Open Access Highly Accessed Open Badges Research article

Fine definition of the pedigree haplotypes of closely related rice cultivars by means of genome-wide discovery of single-nucleotide polymorphisms

Toshio Yamamoto, Hideki Nagasaki, Jun-ichi Yonemaru, Kaworu Ebana, Maiko Nakajima, Taeko Shibaya and Masahiro Yano*

Author Affiliations

QTL Genomics Research Center, National Institute of Agrobiological Sciences, Kannondai 2-1-2, Tsukuba, Ibaraki 305-8602, Japan

For all author emails, please log on.

BMC Genomics 2010, 11:267  doi:10.1186/1471-2164-11-267

Published: 27 April 2010



To create useful gene combinations in crop breeding, it is necessary to clarify the dynamics of the genome composition created by breeding practices. A large quantity of single-nucleotide polymorphism (SNP) data is required to permit discrimination of chromosome segments among modern cultivars, which are genetically related. Here, we used a high-throughput sequencer to conduct whole-genome sequencing of an elite Japanese rice cultivar, Koshihikari, which is closely related to Nipponbare, whose genome sequencing has been completed. Then we designed a high-throughput typing array based on the SNP information by comparison of the two sequences. Finally, we applied this array to analyze historical representative rice cultivars to understand the dynamics of their genome composition.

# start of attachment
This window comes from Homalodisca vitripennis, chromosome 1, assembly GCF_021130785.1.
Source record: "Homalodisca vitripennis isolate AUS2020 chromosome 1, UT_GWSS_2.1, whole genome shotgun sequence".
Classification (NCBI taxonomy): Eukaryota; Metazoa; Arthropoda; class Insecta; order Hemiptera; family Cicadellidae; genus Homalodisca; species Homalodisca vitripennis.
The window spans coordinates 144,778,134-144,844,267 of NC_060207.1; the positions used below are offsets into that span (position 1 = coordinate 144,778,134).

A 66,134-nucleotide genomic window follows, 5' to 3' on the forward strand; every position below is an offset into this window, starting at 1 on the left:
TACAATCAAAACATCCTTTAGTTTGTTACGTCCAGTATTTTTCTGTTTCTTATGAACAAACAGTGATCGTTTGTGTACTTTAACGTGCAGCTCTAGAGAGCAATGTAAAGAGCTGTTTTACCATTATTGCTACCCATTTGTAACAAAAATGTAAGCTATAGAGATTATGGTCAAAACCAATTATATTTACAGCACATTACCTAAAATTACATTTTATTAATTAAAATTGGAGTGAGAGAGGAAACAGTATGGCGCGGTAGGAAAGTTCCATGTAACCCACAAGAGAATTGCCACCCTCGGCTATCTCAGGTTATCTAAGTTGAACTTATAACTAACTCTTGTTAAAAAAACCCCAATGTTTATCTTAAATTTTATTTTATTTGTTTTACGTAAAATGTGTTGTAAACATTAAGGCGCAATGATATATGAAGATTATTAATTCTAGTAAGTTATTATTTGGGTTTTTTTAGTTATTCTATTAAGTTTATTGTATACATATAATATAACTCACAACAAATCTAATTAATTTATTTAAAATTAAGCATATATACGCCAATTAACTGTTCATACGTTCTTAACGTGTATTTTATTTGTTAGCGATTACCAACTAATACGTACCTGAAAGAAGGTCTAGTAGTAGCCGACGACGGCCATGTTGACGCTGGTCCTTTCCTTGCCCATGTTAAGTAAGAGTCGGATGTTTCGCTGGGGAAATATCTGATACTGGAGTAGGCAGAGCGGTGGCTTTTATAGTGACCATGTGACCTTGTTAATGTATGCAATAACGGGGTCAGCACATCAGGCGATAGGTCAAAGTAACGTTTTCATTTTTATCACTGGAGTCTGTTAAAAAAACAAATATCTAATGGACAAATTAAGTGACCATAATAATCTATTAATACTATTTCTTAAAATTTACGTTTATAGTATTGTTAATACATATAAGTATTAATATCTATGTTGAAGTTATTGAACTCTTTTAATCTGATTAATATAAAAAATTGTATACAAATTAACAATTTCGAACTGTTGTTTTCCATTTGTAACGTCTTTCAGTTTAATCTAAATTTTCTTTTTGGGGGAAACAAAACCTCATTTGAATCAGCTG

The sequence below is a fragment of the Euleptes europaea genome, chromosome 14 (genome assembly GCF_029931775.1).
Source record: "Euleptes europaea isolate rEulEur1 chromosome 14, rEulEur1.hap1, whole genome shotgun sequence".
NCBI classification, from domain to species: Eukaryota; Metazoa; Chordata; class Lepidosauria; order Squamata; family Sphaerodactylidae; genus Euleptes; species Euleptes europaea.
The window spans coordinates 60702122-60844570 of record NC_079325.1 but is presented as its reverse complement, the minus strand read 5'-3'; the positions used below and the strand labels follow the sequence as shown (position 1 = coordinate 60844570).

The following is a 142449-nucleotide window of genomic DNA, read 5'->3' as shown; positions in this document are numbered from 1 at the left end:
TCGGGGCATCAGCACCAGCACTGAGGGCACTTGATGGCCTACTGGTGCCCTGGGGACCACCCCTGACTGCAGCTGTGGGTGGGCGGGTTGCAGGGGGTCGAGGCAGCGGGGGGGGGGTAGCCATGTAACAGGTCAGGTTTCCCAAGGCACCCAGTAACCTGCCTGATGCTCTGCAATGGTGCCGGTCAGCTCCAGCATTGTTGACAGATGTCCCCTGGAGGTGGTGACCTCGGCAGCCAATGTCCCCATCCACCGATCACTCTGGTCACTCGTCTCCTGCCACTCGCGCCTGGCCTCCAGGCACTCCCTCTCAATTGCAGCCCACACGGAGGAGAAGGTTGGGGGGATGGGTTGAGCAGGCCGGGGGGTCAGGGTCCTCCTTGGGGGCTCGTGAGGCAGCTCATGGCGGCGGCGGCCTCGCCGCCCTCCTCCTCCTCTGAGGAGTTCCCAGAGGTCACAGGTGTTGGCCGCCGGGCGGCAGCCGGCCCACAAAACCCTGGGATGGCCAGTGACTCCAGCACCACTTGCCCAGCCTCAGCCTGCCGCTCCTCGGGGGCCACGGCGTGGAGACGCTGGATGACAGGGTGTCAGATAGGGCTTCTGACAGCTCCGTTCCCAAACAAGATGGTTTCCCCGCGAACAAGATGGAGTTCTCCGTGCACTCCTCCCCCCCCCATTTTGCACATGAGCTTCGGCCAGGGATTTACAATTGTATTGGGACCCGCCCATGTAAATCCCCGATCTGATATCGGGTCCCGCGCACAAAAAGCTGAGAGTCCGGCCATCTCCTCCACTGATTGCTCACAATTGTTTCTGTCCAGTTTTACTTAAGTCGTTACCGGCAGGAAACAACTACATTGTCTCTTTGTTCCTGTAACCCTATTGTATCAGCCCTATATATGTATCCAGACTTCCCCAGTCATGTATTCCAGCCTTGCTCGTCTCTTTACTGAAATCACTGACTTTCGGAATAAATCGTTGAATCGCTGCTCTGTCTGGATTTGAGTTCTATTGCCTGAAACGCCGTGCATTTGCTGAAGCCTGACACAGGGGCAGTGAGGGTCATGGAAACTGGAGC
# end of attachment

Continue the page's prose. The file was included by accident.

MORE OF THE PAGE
The total 5.89-Gb sequence for Koshihikari, equivalent to 15.7× the entire rice genome, was mapped using the Pseudomolecules 4.0 database for Nipponbare. The resultant Koshihikari genome sequence corresponded to 80.1% of the Nipponbare sequence and led to the identification of 67 051 SNPs. A high-throughput typing array consisting of 1917 SNP sites distributed throughout the genome was designed to genotype 151 representative Japanese cultivars that have been grown during the past 150 years. We could identify the ancestral origin of the pedigree haplotypes in 60.9% of the Koshihikari genome and 18 consensus haplotype blocks which are inherited from traditional landraces to current improved varieties. Moreover, it was predicted that modern breeding practices have generally decreased genetic diversity


Detection of genome-wide SNPs by both high-throughput sequencer and typing array made it possible to evaluate genomic composition of genetically related rice varieties. With the aid of their pedigree information, we clarified the dynamics of chromosome recombination during the historical rice breeding process. We also found several genomic regions decreasing genetic diversity which might be caused by a recent human selection in rice breeding. The definition of pedigree haplotypes by means of genome-wide SNPs will facilitate next-generation breeding of rice and other crops.